An oft-repeated aim of the Sustainable Development Goals is that they should “leave no one behind” and should concentrate on the most vulnerable populations. They should also encourage two-way communication, not just top-down solutions. But has anyone thought about the role of language in this process? Not enough people, according to the Study Group on Language and the United Nations, whose annual symposium for 2017 will address “Language, the SDGs, and Vulnerable Populations.” The two-day symposium will take place on Thursday and Friday, May 11 and 12, at the UN Church Center, 777 United Nations Plaza, New York beginning at 9:00 a.m. on each day.
The symposium will feature some 25 papers delivered by development professionals, academics, and experts associated with the UN and UNESCO, on a range of issues, including the education of refugee children, migrant education, and problems of language in development. In addition to the USA, presenters will be drawn from a number of countries: Austria, Canada, France, Hungary, India, Italy, Lebanon, Pakistan, Sweden, Switzerland, Turkey, and the UK. Keynote speakers will be Christine Hélot (University of Strasbourg) and François Grin (University of Geneva).
With its strong interest in issues of language discrimination and language equality, the Universal Esperanto Association is a founding partner in the principal organizer of the event, the Study Group on Language and the UN. Cooperating in the organization are the Center for Applied Linguistics (Washington DC) and the Centre for Research and Documentation on World Language Problems (CED). The symposium is underwritten by the Center for Applied Linguistics and ESF.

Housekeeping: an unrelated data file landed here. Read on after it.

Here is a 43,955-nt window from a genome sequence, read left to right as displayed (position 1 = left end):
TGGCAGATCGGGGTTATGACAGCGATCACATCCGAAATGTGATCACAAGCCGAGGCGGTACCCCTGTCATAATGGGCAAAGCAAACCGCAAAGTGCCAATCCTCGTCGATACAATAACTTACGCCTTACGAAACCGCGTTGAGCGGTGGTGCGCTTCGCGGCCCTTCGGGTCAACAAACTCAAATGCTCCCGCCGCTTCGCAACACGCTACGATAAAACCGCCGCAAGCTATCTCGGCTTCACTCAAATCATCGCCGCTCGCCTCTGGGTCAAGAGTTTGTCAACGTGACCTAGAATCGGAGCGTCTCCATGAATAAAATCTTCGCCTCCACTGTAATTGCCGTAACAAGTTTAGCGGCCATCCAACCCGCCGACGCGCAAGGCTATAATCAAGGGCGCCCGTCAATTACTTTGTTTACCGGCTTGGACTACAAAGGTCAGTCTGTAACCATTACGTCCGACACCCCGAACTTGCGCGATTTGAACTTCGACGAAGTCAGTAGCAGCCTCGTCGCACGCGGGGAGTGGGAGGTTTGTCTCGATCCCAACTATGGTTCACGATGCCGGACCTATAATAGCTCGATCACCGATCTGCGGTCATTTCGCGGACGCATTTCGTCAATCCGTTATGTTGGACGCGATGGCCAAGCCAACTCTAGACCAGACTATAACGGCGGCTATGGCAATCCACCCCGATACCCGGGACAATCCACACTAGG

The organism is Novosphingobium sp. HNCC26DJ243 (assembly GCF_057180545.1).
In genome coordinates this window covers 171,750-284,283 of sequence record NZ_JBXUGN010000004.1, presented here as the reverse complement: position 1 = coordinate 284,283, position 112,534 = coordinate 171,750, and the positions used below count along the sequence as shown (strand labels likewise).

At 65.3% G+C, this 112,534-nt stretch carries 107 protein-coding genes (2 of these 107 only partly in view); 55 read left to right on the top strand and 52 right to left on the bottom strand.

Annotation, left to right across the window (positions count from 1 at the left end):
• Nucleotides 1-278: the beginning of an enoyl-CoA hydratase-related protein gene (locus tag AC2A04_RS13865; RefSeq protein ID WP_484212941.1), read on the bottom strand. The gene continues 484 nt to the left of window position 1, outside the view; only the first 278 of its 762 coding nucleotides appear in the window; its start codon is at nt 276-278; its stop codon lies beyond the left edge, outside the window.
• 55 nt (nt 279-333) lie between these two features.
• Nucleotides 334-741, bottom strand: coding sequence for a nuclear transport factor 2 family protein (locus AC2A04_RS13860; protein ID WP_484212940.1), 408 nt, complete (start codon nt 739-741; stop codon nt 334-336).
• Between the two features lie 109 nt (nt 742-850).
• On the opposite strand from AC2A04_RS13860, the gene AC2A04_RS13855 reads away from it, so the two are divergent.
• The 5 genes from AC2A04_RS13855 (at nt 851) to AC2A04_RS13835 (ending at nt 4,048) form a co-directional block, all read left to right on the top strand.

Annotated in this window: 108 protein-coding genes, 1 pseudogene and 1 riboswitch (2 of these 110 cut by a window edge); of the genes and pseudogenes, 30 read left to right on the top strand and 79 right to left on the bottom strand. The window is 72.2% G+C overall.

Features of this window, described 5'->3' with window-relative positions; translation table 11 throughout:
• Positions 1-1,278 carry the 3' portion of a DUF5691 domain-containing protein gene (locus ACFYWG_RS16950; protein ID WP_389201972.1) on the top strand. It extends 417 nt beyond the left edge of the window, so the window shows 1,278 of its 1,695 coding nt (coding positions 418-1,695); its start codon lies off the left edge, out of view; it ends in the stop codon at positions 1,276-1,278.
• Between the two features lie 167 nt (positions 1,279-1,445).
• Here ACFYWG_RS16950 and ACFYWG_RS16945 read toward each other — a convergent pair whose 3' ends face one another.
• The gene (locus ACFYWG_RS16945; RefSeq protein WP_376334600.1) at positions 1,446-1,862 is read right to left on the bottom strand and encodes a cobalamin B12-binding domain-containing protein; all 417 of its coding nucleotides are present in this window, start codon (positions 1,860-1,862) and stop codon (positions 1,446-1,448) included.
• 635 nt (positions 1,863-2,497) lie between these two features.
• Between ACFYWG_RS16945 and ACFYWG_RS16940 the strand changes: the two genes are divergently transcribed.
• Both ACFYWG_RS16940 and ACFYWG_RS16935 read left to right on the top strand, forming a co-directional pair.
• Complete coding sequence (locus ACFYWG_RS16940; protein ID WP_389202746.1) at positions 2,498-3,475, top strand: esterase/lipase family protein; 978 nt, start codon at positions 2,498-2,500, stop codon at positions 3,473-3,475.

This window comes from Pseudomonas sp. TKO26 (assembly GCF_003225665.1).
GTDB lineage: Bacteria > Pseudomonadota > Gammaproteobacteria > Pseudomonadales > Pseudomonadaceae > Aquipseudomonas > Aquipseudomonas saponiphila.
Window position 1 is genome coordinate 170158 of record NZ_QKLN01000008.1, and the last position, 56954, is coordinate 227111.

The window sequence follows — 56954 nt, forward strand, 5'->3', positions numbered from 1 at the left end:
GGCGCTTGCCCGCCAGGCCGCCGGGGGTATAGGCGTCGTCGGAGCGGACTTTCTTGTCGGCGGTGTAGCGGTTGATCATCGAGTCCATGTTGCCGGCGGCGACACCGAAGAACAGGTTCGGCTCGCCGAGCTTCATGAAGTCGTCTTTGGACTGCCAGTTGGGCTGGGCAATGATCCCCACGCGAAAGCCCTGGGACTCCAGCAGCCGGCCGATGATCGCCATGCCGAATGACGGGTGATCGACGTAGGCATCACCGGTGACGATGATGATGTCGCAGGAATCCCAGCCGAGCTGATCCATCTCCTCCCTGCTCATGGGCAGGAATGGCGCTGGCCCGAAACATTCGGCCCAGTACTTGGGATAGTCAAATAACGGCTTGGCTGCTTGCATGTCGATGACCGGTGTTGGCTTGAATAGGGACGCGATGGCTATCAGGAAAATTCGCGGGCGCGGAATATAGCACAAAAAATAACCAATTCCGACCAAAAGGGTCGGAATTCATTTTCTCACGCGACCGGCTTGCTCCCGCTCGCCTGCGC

The symposium, which is open to UN personnel, NGOs, researchers and others, aims to raise the consciousness of those involved in development work about the need to understand and listen to the voices of those who are often unheard, and to promote research on these problems. Details on the symposium are available at www.languageandtheun.org.
Lecture on persecution of Esperantists under Hitler and Stalin to follow symposium
German historian Ulrich Lins, author of Dangerous Language, newly published in English in a two-volume translation by Humphrey Tonkin, will give the fourth Tivadar Soros Lecture on May 12. His subject will be the persecution of Esperanto speakers under Hitler and Stalin, an episode in the histories of Germany and Russia that remains relatively unknown outside the Esperanto movement. Not only were the members of the Zamenhof family targeted for extermination by the Hitler regime, but the entire Esperanto movement in the Soviet Union was eliminated and many of its members were murdered or shipped off to Siberian prison camps. Lins and Tonkin hope that publication of the English translation will make this shameful story better known.
The lecture will take place at 4:00 p.m. on May 12, immediately following the symposium mentioned above.